Last night, I dared to watch the democratic debates. After watching a few of the republican debates, I'd had enough.
Given that one of last night's debaters might be the next President of the United States, I felt it my duty to hear their platforms. I took a leap of faith hoping the Bernie and Hillary might be civil, logical and give me hope for the future.
It didn't happen.
It was combative not logical.
It was personal attacks instead of intelligent explanations of future policy.
It was dodging the questions instead of answering (Wall Street transcript talks?)
It was rhetoric, hot air, verbiage; I wanted honesty, directness, respect, and truth. Each candidate was "right."
My recent foray into the past in order to study the Cold War brought some interesting and unusual insights heretofore unknown.
Last night's debates reminded me of the Nixon-Krushchev Kitchen Debates when Nixon was still Vice President. In 1959, in a moment of joint cooperation, the US opened an American exhibit which included a model of an American home that anyone could afford. It included a full kitchen and other luxury items of the day. Yes, the luxuries we definitely take for granted: TV, washing machine etc.
Nixon was in the kitchen when the president of USSR unexpectedly showed up. They had a series of conversations through interpreters, that turned out more comical than expected. Krushchev began the talks with insults. Good natured as they were, when a person starts with insults, it degrades the conversation and reveals insecurities. Nixon mostly kept the high road, but his jabs are certain though subtle.
Krushchev comes off as an overbearing, braggart of a silly man.
Soviet Union leaders had very little higher education: Lenin was university educated, but every president thereafter, until Mikhail Gorbachev, lacked a college education.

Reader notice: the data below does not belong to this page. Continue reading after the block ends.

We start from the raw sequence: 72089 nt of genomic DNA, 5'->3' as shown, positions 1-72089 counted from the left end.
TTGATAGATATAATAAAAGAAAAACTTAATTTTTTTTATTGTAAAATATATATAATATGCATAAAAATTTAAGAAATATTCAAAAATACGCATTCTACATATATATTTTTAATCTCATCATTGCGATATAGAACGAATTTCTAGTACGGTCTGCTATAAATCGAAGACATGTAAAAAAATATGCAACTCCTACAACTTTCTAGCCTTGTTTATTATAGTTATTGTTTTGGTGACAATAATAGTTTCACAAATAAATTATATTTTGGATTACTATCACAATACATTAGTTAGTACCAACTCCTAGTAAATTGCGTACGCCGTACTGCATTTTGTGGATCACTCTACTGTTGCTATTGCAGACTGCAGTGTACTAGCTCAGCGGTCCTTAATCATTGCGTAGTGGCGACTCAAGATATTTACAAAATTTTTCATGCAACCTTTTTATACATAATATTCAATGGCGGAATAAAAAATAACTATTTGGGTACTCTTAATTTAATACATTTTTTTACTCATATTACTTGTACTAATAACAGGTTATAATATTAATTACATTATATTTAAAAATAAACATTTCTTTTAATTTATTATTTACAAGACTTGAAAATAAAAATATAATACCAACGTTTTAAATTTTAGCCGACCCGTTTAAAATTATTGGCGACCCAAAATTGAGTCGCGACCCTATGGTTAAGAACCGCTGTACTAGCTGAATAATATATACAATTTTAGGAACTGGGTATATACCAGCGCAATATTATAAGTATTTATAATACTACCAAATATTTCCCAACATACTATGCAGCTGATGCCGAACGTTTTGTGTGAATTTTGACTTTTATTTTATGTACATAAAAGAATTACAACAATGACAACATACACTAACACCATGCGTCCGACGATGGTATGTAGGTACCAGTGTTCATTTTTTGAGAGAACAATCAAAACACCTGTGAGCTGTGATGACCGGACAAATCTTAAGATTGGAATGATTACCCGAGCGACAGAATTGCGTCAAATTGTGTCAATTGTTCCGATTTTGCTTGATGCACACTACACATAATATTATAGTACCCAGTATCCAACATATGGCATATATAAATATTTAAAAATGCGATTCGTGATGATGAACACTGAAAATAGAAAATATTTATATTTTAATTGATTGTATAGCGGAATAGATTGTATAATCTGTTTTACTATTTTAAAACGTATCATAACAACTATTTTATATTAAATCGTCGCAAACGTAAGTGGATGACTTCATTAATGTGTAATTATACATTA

Is it any wonder, throughout the shelf life of communism that Krushchev destroyed agriculture and helped bring his nation to the brink of destruction?
At least Hillary and Bernie are educated.
My introduction to Bernie Sanders, was Bernie Sanders, the social democrat. A social democrat/running for President in the US? Is that an oxymoron, or a paradox? Possible? Are we not a republic? A democracy? A country that has thrived on the principles of capitalism?
It took many years and included many factors--small acts and big actions, for communism to fall. One of the greatest downfalls of communism was proven over and over again. After WWII the world economy burst ahead. Food production grew faster than population. Manufacturing and trade increased on a global level. When China embraced capitalism, per capita income increased 2.5 times. Yet, the economies of the USSR and their satellite states continued to deteriorate. Living conditions worsened; times got tougher. Krushchev promised East Germany and the Soviet Union that they would catch up and bypass the world by 1961. By that time 2.7 million people had snuck out of East Germany. The wall was possibly the most damning evidence of communism's failure. When Kennedy addressed Berlin, he mentioned the US had never had to build a wall to keep its people in.
When Margaret Thatcher was elected as prime minister of England, the country was in an economic slump and sliding further. Though not under the rule of communism, the country had implemented some tenets of a social democracy. Her promises were to stimulate the economy through targeting high taxes, the nationalized industries, ending deference to labor unions , and reducing intrusive government regulation. After serving from 1979-1990, her changes showed that privatization,
deregulation, and the encouragement of entrepreneurs helped the economy.
After her efforts, she gave this insightful summation of social democracy “No theory of
government was ever given a fairer test…than democratic socialism received in
Britain. Yet it was a miserable failure in every respect.”
I would never advise a person how to vote or for whom to vote. I don't even know for myself. But when you vote, read, think and pray.
The economy, your economy, might depend on it.